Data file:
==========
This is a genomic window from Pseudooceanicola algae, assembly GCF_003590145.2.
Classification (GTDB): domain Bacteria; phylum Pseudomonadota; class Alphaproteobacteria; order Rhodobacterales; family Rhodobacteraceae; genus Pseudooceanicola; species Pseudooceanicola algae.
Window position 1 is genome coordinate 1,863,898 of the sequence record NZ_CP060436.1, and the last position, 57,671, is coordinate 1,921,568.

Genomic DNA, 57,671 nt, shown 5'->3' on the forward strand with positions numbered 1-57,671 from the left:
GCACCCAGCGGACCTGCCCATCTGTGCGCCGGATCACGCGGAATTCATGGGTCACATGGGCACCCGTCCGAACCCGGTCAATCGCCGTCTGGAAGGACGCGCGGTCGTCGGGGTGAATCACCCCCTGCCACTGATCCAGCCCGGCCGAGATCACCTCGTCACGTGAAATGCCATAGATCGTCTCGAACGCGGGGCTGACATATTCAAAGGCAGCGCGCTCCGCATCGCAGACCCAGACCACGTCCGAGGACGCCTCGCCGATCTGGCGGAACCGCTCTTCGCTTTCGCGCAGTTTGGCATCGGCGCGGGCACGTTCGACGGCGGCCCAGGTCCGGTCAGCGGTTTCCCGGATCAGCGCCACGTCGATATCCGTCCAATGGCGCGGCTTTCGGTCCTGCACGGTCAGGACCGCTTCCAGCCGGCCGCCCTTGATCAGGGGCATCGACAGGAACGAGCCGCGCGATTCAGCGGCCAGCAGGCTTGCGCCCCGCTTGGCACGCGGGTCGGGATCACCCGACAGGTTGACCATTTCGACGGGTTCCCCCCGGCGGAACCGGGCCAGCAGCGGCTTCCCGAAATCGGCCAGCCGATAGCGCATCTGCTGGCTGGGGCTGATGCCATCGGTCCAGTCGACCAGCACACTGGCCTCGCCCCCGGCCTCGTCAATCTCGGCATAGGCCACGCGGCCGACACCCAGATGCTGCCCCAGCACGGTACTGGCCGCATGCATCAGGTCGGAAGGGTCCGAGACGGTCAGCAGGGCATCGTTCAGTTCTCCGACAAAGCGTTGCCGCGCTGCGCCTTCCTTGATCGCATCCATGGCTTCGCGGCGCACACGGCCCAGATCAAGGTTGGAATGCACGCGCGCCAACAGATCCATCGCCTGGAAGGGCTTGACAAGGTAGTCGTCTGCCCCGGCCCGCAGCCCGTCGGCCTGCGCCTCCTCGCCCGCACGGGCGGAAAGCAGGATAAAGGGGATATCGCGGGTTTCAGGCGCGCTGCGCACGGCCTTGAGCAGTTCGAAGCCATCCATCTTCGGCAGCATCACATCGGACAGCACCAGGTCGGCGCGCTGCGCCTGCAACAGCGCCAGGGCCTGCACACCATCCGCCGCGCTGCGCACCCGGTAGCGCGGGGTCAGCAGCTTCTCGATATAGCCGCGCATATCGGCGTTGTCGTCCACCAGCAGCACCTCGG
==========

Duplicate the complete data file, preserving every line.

This is a genomic window from Pseudooceanicola algae, assembly GCF_003590145.2.
Classification (GTDB): domain Bacteria; phylum Pseudomonadota; class Alphaproteobacteria; order Rhodobacterales; family Rhodobacteraceae; genus Pseudooceanicola; species Pseudooceanicola algae.
Window position 1 is genome coordinate 1,863,898 of the sequence record NZ_CP060436.1, and the last position, 57,671, is coordinate 1,921,568.

Genomic DNA, 57,671 nt, shown 5'->3' on the forward strand with positions numbered 1-57,671 from the left:
GCACCCAGCGGACCTGCCCATCTGTGCGCCGGATCACGCGGAATTCATGGGTCACATGGGCACCCGTCCGAACCCGGTCAATCGCCGTCTGGAAGGACGCGCGGTCGTCGGGGTGAATCACCCCCTGCCACTGATCCAGCCCGGCCGAGATCACCTCGTCACGTGAAATGCCATAGATCGTCTCGAACGCGGGGCTGACATATTCAAAGGCAGCGCGCTCCGCATCGCAGACCCAGACCACGTCCGAGGACGCCTCGCCGATCTGGCGGAACCGCTCTTCGCTTTCGCGCAGTTTGGCATCGGCGCGGGCACGTTCGACGGCGGCCCAGGTCCGGTCAGCGGTTTCCCGGATCAGCGCCACGTCGATATCCGTCCAATGGCGCGGCTTTCGGTCCTGCACGGTCAGGACCGCTTCCAGCCGGCCGCCCTTGATCAGGGGCATCGACAGGAACGAGCCGCGCGATTCAGCGGCCAGCAGGCTTGCGCCCCGCTTGGCACGCGGGTCGGGATCACCCGACAGGTTGACCATTTCGACGGGTTCCCCCCGGCGGAACCGGGCCAGCAGCGGCTTCCCGAAATCGGCCAGCCGATAGCGCATCTGCTGGCTGGGGCTGATGCCATCGGTCCAGTCGACCAGCACACTGGCCTCGCCCCCGGCCTCGTCAATCTCGGCATAGGCCACGCGGCCGACACCCAGATGCTGCCCCAGCACGGTACTGGCCGCATGCATCAGGTCGGAAGGGTCCGAGACGGTCAGCAGGGCATCGTTCAGTTCTCCGACAAAGCGTTGCCGCGCTGCGCCTTCCTTGATCGCATCCATGGCTTCGCGGCGCACACGGCCCAGATCAAGGTTGGAATGCACGCGCGCCAACAGATCCATCGCCTGGAAGGGCTTGACAAGGTAGTCGTCTGCCCCGGCCCGCAGCCCGTCGGCCTGCGCCTCCTCGCCCGCACGGGCGGAAAGCAGGATAAAGGGGATATCGCGGGTTTCAGGCGCGCTGCGCACGGCCTTGAGCAGTTCGAAGCCATCCATCTTCGGCAGCATCACATCGGACAGCACCAGGTCGGCGCGCTGCGCCTGCAACAGCGCCAGGGCCTGCACACCATCCGCCGCGCTGCGCACCCGGTAGCGCGGGGTCAGCAGCTTCTCGATATAGCCGCGCATATCGGCGTTGTCGTCCACCAGCAGCACCTCGG